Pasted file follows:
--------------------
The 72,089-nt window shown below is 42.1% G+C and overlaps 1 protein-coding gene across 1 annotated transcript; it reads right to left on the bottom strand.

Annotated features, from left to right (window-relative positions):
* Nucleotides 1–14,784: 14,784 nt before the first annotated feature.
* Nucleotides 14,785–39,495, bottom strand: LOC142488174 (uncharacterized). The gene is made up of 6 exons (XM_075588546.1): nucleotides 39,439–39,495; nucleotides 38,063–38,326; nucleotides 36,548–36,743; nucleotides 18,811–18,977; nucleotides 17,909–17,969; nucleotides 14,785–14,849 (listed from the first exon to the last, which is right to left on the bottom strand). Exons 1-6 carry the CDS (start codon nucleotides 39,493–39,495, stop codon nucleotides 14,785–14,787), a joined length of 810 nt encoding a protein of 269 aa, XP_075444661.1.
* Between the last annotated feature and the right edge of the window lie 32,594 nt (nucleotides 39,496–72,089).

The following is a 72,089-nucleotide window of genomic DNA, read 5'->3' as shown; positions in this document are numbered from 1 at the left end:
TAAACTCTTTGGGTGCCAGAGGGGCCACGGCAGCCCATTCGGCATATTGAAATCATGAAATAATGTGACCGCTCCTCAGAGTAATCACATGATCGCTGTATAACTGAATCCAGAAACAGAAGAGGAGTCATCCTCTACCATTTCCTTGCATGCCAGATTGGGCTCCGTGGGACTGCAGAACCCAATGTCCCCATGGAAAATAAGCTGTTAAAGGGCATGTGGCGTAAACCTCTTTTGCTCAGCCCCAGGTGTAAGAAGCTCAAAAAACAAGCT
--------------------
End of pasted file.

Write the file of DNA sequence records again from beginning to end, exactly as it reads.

The 72,089-nt window shown below is 42.1% G+C and overlaps 1 protein-coding gene across 1 annotated transcript; it reads right to left on the bottom strand.

Annotated features, from left to right (window-relative positions):
* Nucleotides 1–14,784: 14,784 nt before the first annotated feature.
* Nucleotides 14,785–39,495, bottom strand: LOC142488174 (uncharacterized). The gene is made up of 6 exons (XM_075588546.1): nucleotides 39,439–39,495; nucleotides 38,063–38,326; nucleotides 36,548–36,743; nucleotides 18,811–18,977; nucleotides 17,909–17,969; nucleotides 14,785–14,849 (listed from the first exon to the last, which is right to left on the bottom strand). Exons 1-6 carry the CDS (start codon nucleotides 39,493–39,495, stop codon nucleotides 14,785–14,787), a joined length of 810 nt encoding a protein of 269 aa, XP_075444661.1.
* Between the last annotated feature and the right edge of the window lie 32,594 nt (nucleotides 39,496–72,089).

The following is a 72,089-nucleotide window of genomic DNA, read 5'->3' as shown; positions in this document are numbered from 1 at the left end:
TAAACTCTTTGGGTGCCAGAGGGGCCACGGCAGCCCATTCGGCATATTGAAATCATGAAATAATGTGACCGCTCCTCAGAGTAATCACATGATCGCTGTATAACTGAATCCAGAAACAGAAGAGGAGTCATCCTCTACCATTTCCTTGCATGCCAGATTGGGCTCCGTGGGACTGCAGAACCCAATGTCCCCATGGAAAATAAGCTGTTAAAGGGCATGTGGCGTAAACCTCTTTTGCTCAGCCCCAGGTGTAAGAAGCTCAAAAAACAAGCT